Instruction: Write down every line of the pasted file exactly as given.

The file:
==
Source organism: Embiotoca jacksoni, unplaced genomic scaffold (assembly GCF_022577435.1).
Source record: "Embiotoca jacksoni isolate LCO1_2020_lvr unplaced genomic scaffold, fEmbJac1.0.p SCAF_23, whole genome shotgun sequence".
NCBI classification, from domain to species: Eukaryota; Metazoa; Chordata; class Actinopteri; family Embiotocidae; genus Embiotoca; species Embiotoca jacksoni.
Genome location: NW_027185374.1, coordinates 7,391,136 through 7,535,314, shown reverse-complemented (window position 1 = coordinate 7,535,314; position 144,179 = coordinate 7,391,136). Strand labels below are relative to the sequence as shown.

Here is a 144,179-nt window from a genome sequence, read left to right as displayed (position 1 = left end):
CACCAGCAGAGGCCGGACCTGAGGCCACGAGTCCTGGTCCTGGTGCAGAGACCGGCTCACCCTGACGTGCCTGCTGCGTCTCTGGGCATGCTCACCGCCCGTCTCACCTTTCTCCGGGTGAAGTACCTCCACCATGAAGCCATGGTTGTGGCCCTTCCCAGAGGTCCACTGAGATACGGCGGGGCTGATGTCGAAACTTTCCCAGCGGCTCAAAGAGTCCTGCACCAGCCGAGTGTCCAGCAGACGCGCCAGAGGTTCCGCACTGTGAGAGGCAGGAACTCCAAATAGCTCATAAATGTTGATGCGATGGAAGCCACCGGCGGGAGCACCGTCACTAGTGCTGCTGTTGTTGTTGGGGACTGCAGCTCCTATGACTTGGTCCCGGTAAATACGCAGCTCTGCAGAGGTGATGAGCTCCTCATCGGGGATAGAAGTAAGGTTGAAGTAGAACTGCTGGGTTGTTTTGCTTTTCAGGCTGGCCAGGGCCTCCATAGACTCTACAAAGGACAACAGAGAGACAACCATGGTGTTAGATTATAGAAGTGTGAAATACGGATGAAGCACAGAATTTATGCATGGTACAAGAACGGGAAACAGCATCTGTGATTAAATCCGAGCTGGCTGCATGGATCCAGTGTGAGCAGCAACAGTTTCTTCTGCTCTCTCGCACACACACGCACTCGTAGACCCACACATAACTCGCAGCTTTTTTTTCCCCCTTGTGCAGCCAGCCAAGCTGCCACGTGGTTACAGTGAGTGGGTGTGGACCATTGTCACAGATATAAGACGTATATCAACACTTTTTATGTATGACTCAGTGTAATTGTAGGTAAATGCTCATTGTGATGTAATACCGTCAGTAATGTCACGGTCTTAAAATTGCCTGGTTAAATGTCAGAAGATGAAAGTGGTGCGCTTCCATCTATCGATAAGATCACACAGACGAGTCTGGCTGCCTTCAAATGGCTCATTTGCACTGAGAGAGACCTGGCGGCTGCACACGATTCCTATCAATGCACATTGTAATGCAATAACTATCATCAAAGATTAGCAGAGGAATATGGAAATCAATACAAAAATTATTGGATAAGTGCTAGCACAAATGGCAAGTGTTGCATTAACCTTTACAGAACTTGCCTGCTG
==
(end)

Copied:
Source organism: Embiotoca jacksoni, unplaced genomic scaffold (assembly GCF_022577435.1).
Source record: "Embiotoca jacksoni isolate LCO1_2020_lvr unplaced genomic scaffold, fEmbJac1.0.p SCAF_23, whole genome shotgun sequence".
NCBI classification, from domain to species: Eukaryota; Metazoa; Chordata; class Actinopteri; family Embiotocidae; genus Embiotoca; species Embiotoca jacksoni.
Genome location: NW_027185374.1, coordinates 7,391,136 through 7,535,314, shown reverse-complemented (window position 1 = coordinate 7,535,314; position 144,179 = coordinate 7,391,136). Strand labels below are relative to the sequence as shown.

Here is a 144,179-nt window from a genome sequence, read left to right as displayed (position 1 = left end):
CACCAGCAGAGGCCGGACCTGAGGCCACGAGTCCTGGTCCTGGTGCAGAGACCGGCTCACCCTGACGTGCCTGCTGCGTCTCTGGGCATGCTCACCGCCCGTCTCACCTTTCTCCGGGTGAAGTACCTCCACCATGAAGCCATGGTTGTGGCCCTTCCCAGAGGTCCACTGAGATACGGCGGGGCTGATGTCGAAACTTTCCCAGCGGCTCAAAGAGTCCTGCACCAGCCGAGTGTCCAGCAGACGCGCCAGAGGTTCCGCACTGTGAGAGGCAGGAACTCCAAATAGCTCATAAATGTTGATGCGATGGAAGCCACCGGCGGGAGCACCGTCACTAGTGCTGCTGTTGTTGTTGGGGACTGCAGCTCCTATGACTTGGTCCCGGTAAATACGCAGCTCTGCAGAGGTGATGAGCTCCTCATCGGGGATAGAAGTAAGGTTGAAGTAGAACTGCTGGGTTGTTTTGCTTTTCAGGCTGGCCAGGGCCTCCATAGACTCTACAAAGGACAACAGAGAGACAACCATGGTGTTAGATTATAGAAGTGTGAAATACGGATGAAGCACAGAATTTATGCATGGTACAAGAACGGGAAACAGCATCTGTGATTAAATCCGAGCTGGCTGCATGGATCCAGTGTGAGCAGCAACAGTTTCTTCTGCTCTCTCGCACACACACGCACTCGTAGACCCACACATAACTCGCAGCTTTTTTTTCCCCCTTGTGCAGCCAGCCAAGCTGCCACGTGGTTACAGTGAGTGGGTGTGGACCATTGTCACAGATATAAGACGTATATCAACACTTTTTATGTATGACTCAGTGTAATTGTAGGTAAATGCTCATTGTGATGTAATACCGTCAGTAATGTCACGGTCTTAAAATTGCCTGGTTAAATGTCAGAAGATGAAAGTGGTGCGCTTCCATCTATCGATAAGATCACACAGACGAGTCTGGCTGCCTTCAAATGGCTCATTTGCACTGAGAGAGACCTGGCGGCTGCACACGATTCCTATCAATGCACATTGTAATGCAATAACTATCATCAAAGATTAGCAGAGGAATATGGAAATCAATACAAAAATTATTGGATAAGTGCTAGCACAAATGGCAAGTGTTGCATTAACCTTTACAGAACTTGCCTGCTG